Americans love their cars, and so apparently does Uncle Sam. He's got 642,233 of them.
Operating those vehicles — maintenance, leases and fuel — cost taxpayers a whopping $3.4 billion last year, according to General Services Administration data obtained and analyzed by The Associated Press.
While Cabinet and other officials say they need the vehicles to do their jobs, watchdogs say mismanagement of the government fleet is costing millions of dollars a year in wasteful spending.
- At the Department of Housing and Urban Development, fuel consumption and inventory are down, yet overall costs have increased significantly. Officials there can't figure out why.
- The Interior Department was told by its own watchdog that it should cut its inventory, but it's added hundreds of vehicles.
- The VA has some cars that are barely driven. One just disappeared.
Add to that the cost of drivers, a perk given to high-level government officials.
Transportation Secretary Mary Peters has two drivers. Their salaries totaled more than $128,000 last year.
The driver for Health and Human Services Secretary Michael Leavitt earns about $90,000 a year. That's more than double the average salary of an office manager or accountant, and about $35,000 more than a registered nurse earns, according to a salary calculator provided by CareerBuilder.com.
Are they all necessary?
The government owns or leases sedans, SUVs, trucks, limousines and ambulances for more than three dozen agencies, the U.S. military and the Postal Service.
"This is one bleeding part of a budget and not just in one department but in a lot of departments," says Sen. Charles Grassley, R-Iowa, a longtime foe of what he considers wasteful federal spending. "When you have something bleeding like this, there can be a lot of money saved."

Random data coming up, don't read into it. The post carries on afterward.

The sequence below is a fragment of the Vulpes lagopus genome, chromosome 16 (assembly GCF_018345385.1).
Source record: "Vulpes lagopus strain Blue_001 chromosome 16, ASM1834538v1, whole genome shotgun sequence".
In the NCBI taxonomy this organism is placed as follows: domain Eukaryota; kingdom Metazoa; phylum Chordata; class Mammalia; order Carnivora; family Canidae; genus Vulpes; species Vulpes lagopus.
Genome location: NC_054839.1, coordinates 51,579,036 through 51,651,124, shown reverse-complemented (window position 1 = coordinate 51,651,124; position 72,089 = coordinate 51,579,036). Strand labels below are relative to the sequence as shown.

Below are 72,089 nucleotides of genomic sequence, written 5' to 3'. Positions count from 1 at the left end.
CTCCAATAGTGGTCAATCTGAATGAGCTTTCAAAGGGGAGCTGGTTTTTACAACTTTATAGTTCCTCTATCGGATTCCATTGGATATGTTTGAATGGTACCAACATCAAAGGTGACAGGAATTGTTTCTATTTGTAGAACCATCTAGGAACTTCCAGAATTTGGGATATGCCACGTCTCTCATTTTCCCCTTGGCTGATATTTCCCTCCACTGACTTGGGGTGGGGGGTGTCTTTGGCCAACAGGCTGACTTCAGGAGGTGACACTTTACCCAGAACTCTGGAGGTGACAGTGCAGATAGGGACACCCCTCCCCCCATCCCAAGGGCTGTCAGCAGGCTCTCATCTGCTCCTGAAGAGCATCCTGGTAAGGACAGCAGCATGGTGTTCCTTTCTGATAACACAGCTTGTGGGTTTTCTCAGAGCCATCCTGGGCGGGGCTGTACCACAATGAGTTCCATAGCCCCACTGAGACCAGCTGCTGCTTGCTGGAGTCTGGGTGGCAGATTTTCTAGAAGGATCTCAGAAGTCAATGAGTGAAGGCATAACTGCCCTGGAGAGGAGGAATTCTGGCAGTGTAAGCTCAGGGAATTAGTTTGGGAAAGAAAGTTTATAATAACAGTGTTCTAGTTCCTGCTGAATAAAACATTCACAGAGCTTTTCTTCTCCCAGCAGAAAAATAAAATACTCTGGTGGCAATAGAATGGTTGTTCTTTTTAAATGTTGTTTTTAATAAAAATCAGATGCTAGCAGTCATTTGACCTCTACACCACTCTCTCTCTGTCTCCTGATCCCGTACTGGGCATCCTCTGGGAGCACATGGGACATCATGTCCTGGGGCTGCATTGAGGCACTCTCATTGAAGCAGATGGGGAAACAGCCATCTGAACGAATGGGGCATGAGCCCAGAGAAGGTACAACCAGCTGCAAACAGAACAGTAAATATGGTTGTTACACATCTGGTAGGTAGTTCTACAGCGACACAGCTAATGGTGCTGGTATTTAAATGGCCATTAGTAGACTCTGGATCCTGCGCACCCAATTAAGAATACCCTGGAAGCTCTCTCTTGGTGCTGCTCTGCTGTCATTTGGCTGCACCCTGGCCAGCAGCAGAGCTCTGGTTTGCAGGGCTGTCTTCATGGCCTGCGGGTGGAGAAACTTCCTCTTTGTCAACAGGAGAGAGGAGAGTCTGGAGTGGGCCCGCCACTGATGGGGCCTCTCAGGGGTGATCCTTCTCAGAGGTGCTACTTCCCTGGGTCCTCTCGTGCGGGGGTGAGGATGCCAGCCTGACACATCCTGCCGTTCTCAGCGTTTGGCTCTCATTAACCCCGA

Saving taxpayer dollars should be a priority, says Washington-based Citizens Against Government Waste.
"From a management standpoint, this is something that can easily be handled," said Tom Schatz, president of the group. "It's critical use or necessary use versus 'well, we've got the money, let's go out and buy some more cars.'"
The Department of Housing and Urban Development admits problems with its fleet of about 450 vehicles.
Rising fleet costs
According to an AP analysis, fleet costs at HUD have soared nearly 70 percent since 2004, to more than $2.1 million last year. But during the same period, the agency trimmed its fleet and overall fuel consumption. While gas prices have increased since 2004, the period AP analyzed came well before today's record-high prices.
"Where that spike in overall costs came from, I have no idea," said Bradley Jewitt, director of HUD's facilities management division. Agency spokesman Jerry Brown added, "We can't explain it."
Jewitt, who came to HUD late last year, promised more accountability and oversight. The agency has begun a thorough review of its vehicles, how they are being used and whether each is justified.
HUD has cars for employees who conduct fair housing and mortgage fraud investigations and housing inspections across the country. At the Interior Department, cars and trucks are used by workers who help manage some 500 million acres of public lands. The Agriculture Department has tens of thousands of vehicles for conservationists, scientists, farm loan specialists and the Forest Service.
Federal agencies also have dedicated cars and drivers for senior officials.
In addition to the salaries for the two drivers for Transportation Secretary Peters, her car, fuel and maintenance cost $11,500 last year. Most agency chiefs have one driver.